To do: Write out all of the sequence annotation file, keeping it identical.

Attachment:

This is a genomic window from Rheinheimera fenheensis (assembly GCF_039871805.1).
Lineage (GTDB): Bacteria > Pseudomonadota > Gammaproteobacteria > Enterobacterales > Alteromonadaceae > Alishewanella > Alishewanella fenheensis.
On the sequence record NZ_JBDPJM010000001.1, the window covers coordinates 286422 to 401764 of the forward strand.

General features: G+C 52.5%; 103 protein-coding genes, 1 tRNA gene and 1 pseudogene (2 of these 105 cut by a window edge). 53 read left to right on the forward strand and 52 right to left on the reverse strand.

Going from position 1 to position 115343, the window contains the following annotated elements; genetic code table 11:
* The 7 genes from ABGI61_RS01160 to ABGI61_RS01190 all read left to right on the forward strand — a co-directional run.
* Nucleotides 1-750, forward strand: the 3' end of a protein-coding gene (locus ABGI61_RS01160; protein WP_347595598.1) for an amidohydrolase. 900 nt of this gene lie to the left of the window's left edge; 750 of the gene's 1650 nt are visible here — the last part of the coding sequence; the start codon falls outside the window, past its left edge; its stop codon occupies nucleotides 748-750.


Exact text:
This is a genomic window from Rheinheimera fenheensis (assembly GCF_039871805.1).
Lineage (GTDB): Bacteria > Pseudomonadota > Gammaproteobacteria > Enterobacterales > Alteromonadaceae > Alishewanella > Alishewanella fenheensis.
On the sequence record NZ_JBDPJM010000001.1, the window covers coordinates 286422 to 401764 of the forward strand.

General features: G+C 52.5%; 103 protein-coding genes, 1 tRNA gene and 1 pseudogene (2 of these 105 cut by a window edge). 53 read left to right on the forward strand and 52 right to left on the reverse strand.

Going from position 1 to position 115343, the window contains the following annotated elements; genetic code table 11:
* The 7 genes from ABGI61_RS01160 to ABGI61_RS01190 all read left to right on the forward strand — a co-directional run.
* Nucleotides 1-750, forward strand: the 3' end of a protein-coding gene (locus ABGI61_RS01160; protein WP_347595598.1) for an amidohydrolase. 900 nt of this gene lie to the left of the window's left edge; 750 of the gene's 1650 nt are visible here — the last part of the coding sequence; the start codon falls outside the window, past its left edge; its stop codon occupies nucleotides 748-750.